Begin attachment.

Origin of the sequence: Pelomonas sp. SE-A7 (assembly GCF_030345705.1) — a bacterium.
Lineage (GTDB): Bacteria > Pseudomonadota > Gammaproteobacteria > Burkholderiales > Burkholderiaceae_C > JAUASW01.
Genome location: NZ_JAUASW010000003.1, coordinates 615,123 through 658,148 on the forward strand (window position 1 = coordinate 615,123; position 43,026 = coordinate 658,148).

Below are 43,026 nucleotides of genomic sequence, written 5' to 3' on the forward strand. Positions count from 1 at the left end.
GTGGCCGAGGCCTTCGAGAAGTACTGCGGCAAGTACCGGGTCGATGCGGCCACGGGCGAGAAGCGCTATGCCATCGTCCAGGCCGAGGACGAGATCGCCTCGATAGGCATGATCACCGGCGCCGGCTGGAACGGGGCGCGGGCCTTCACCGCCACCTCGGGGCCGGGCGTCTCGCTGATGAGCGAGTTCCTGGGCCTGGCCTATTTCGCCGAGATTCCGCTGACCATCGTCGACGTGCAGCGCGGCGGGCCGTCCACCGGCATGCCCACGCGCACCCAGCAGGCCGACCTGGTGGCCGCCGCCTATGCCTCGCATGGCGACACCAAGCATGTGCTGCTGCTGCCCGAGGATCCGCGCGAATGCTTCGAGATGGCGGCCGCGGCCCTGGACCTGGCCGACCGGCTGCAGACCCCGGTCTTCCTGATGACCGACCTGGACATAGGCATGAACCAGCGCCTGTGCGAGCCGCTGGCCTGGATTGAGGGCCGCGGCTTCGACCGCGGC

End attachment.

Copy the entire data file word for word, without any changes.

Origin of the sequence: Pelomonas sp. SE-A7 (assembly GCF_030345705.1) — a bacterium.
Lineage (GTDB): Bacteria > Pseudomonadota > Gammaproteobacteria > Burkholderiales > Burkholderiaceae_C > JAUASW01.
Genome location: NZ_JAUASW010000003.1, coordinates 615,123 through 658,148 on the forward strand (window position 1 = coordinate 615,123; position 43,026 = coordinate 658,148).

Below are 43,026 nucleotides of genomic sequence, written 5' to 3' on the forward strand. Positions count from 1 at the left end.
GTGGCCGAGGCCTTCGAGAAGTACTGCGGCAAGTACCGGGTCGATGCGGCCACGGGCGAGAAGCGCTATGCCATCGTCCAGGCCGAGGACGAGATCGCCTCGATAGGCATGATCACCGGCGCCGGCTGGAACGGGGCGCGGGCCTTCACCGCCACCTCGGGGCCGGGCGTCTCGCTGATGAGCGAGTTCCTGGGCCTGGCCTATTTCGCCGAGATTCCGCTGACCATCGTCGACGTGCAGCGCGGCGGGCCGTCCACCGGCATGCCCACGCGCACCCAGCAGGCCGACCTGGTGGCCGCCGCCTATGCCTCGCATGGCGACACCAAGCATGTGCTGCTGCTGCCCGAGGATCCGCGCGAATGCTTCGAGATGGCGGCCGCGGCCCTGGACCTGGCCGACCGGCTGCAGACCCCGGTCTTCCTGATGACCGACCTGGACATAGGCATGAACCAGCGCCTGTGCGAGCCGCTGGCCTGGATTGAGGGCCGCGGCTTCGACCGCGGC